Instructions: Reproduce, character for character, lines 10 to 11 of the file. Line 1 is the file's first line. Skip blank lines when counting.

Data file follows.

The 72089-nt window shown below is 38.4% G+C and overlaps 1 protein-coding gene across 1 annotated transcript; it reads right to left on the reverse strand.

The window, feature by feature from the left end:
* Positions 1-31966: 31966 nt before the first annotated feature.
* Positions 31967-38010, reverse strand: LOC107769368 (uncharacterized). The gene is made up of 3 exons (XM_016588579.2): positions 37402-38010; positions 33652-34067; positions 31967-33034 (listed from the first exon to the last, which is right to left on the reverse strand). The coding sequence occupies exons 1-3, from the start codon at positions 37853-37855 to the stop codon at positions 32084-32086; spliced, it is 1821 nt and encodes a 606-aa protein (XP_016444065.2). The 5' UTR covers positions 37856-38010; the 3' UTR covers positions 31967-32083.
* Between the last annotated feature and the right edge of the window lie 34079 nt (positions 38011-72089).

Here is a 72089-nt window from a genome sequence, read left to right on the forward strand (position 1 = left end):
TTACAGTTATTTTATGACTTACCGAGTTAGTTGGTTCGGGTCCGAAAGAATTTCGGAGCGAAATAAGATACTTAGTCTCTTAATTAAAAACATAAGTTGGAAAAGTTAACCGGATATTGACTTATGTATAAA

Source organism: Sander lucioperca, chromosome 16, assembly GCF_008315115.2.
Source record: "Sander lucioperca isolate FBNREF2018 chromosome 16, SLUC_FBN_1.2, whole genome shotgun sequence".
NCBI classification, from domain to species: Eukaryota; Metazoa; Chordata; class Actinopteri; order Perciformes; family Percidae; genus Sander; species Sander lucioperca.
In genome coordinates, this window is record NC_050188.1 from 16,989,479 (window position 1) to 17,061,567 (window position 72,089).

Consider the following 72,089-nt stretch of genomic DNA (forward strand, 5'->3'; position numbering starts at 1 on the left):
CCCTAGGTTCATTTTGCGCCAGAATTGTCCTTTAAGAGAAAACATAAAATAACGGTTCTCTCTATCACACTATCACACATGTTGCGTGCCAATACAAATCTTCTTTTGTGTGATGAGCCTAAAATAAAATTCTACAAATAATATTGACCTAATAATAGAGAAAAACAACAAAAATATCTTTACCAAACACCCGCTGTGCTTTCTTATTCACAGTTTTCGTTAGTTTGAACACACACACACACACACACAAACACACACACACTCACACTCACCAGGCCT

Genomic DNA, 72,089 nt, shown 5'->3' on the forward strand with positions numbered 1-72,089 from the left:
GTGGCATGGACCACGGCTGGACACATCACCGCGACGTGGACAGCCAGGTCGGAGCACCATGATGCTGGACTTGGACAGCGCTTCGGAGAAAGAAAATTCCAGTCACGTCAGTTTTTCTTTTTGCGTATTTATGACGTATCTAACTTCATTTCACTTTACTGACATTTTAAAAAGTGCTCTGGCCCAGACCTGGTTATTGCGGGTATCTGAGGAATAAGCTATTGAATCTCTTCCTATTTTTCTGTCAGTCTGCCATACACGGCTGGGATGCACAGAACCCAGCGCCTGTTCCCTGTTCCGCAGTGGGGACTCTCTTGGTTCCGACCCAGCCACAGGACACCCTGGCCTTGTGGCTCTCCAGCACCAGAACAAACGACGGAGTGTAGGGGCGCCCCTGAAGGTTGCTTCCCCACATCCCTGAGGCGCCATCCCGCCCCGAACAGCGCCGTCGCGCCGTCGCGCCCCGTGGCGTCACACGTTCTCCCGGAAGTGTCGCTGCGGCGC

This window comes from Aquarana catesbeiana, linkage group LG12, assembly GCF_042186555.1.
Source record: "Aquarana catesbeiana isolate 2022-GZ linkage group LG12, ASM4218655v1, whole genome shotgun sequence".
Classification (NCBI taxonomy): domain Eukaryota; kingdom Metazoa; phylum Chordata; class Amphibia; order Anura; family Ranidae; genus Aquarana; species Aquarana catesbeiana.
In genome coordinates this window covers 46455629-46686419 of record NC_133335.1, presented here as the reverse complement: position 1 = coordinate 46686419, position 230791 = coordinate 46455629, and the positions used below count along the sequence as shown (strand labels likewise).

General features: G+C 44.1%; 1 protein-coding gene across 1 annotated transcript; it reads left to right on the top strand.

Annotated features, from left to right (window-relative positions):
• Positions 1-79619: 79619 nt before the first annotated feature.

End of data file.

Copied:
NCBI classification, from domain to species: Eukaryota; Metazoa; Chordata; class Actinopteri; order Perciformes; family Percidae; genus Sander; species Sander lucioperca.
In genome coordinates, this window is record NC_050188.1 from 16,989,479 (window position 1) to 17,061,567 (window position 72,089).